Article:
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WASHINGTON, DC—“Historically, it takes many years and lots of research money to go from the initial concept—an idea created in a lab—to the few of those trials that are successful and actually change clinical practice,” said Marc Blackman, MD.
WASHINGTON,DC—For the first time since federal research agencies began conducting research on Alzheimer’s disease (AD), there is a national plan designed to focus those efforts.
WASHINGTON, DC—Asking servicemembers and veteran patients about sleep can serve as a segue to conversations about other post-deployment issues that these patients might be experiencing, said Paula Domenici, PhD.
BETHESDA, MD—Even drugs that have been on the market for years, sometimes decades, are not immune from reexamination and relabeling brought about by new scientific discoveries. In the field of pharmacogenomics especially, new opportunities are presenting themselves to use new science to improve drug safety and dosing protocols.
WASHINGTON, DC—Diarrheal illnesses are among the most common nonbattle-related illnesses that troops experience when they go overseas, yet there is no vaccine against Enterotoxigenic Escherichia coli (ETEC), a common cause of bacterial diarrhea.
WASHINGTON, DC—Hospitalized children in the US are becoming infected with the bacteria Clostridium difficile (CDI) more frequently, according to researchers from the Uniformed Services University of the Health Sciences (USU) and Cincinnati Children’s Hospital Medical Center.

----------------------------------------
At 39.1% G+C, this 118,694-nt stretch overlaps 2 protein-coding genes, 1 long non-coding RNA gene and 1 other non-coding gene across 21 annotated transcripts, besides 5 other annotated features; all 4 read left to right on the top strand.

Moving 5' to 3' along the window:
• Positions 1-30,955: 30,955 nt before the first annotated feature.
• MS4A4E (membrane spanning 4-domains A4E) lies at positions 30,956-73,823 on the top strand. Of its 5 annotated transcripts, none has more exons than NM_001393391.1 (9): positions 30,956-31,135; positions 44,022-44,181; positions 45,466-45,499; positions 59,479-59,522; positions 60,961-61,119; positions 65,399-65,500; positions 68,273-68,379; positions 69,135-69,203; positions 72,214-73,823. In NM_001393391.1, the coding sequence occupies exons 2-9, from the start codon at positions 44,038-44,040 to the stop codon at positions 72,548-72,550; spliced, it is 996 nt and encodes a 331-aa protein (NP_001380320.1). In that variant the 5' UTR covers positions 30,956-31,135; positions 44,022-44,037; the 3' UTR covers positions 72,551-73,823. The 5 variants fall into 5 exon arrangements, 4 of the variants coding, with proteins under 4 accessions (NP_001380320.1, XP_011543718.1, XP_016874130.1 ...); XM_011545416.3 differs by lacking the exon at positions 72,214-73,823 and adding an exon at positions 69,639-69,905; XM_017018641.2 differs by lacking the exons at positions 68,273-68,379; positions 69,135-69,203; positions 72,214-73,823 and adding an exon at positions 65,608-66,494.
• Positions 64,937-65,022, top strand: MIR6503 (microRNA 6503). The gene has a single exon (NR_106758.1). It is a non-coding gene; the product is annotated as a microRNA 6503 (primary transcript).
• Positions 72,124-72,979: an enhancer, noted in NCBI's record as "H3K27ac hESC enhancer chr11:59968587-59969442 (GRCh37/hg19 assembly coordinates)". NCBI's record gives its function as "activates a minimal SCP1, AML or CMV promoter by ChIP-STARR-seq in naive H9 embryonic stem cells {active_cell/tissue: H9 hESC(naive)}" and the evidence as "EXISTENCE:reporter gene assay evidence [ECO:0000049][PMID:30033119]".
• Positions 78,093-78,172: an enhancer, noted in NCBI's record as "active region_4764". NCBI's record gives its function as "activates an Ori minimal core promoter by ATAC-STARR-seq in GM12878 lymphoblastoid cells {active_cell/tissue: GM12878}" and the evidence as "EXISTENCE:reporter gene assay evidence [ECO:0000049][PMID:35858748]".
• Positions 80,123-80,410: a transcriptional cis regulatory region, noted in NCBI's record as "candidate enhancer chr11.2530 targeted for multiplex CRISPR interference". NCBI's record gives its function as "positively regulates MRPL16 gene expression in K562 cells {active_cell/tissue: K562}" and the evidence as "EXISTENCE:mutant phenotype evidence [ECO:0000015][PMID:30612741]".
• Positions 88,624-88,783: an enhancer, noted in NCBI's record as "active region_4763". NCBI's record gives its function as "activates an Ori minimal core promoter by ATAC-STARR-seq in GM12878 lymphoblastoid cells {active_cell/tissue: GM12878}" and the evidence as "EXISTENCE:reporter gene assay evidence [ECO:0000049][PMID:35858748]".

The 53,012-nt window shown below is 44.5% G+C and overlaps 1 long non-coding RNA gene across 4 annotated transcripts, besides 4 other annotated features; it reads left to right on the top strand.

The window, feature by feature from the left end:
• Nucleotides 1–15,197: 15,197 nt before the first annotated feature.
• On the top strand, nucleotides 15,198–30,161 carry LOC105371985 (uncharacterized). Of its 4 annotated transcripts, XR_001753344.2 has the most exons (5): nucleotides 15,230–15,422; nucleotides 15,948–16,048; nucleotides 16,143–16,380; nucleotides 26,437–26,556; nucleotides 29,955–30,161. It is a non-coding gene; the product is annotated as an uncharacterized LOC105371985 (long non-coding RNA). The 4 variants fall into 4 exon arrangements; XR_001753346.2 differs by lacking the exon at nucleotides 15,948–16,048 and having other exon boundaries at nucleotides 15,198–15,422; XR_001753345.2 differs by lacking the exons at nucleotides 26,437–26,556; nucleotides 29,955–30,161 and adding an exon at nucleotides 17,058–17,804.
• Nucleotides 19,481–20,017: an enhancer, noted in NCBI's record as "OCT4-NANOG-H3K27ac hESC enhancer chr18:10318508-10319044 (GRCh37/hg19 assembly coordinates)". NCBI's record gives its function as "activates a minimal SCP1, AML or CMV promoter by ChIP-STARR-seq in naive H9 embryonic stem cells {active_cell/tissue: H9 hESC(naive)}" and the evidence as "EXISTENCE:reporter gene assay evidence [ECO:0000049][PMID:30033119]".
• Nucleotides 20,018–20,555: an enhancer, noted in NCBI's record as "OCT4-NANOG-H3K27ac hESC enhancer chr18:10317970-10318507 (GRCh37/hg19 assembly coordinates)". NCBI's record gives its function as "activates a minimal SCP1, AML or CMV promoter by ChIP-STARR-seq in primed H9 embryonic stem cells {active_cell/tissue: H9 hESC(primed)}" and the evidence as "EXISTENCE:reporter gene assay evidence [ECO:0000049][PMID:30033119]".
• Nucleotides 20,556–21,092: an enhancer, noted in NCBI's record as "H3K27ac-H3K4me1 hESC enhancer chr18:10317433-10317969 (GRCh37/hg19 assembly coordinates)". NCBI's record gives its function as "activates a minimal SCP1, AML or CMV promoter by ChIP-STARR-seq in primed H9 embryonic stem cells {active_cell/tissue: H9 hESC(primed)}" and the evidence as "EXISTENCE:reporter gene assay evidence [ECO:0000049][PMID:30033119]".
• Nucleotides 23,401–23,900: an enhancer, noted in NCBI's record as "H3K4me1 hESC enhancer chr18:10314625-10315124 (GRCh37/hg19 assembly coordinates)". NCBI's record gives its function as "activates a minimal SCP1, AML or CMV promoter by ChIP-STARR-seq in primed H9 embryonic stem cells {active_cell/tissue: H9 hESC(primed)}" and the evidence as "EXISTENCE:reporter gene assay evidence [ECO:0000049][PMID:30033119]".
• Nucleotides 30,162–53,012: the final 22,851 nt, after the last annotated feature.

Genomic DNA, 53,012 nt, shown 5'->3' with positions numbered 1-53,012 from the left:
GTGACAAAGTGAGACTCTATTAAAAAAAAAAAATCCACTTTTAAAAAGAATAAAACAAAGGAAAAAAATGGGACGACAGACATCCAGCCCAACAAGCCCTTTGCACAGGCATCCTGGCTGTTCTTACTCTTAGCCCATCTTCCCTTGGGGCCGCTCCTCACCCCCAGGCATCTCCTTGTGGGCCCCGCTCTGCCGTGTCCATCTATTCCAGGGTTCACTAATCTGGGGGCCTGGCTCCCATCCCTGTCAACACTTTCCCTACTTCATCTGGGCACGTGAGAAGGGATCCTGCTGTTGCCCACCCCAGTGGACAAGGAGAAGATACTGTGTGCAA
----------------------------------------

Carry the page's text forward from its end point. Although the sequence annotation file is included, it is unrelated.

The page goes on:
PENTAGON—A newly published study shows that psychiatric and behavioral health disorders were reduced by 78% in Army brigades that underwent a pre-deployment health screening program that focused on screening and then linking soldiers to care in theater, if needed.
A Randomized Controlled Trial on Women’s Substance Abuse Treatment (WPR)
Purpose: To examine the efficacy of an evidence-based gender-specific treatment model for women veterans with substance use disorder (SUD).
Strategic Timing of Antiretroviral Treatment
Objective: To find out if the chance of developing a serious illness or of getting AIDS is less if patients start taking HIV medicines at a time when their CD4-positive cell count is still fairly high.
WASHINGTON, DC—“A cure for Alzheimer’s (AD) has not been found on my watch, but the momentum is there,” said Marcelle Morrison-Bogorad, PhD, at what might be her last opportunity to speak before Congress as the director of the National Institute on Aging’s neuroscience division.
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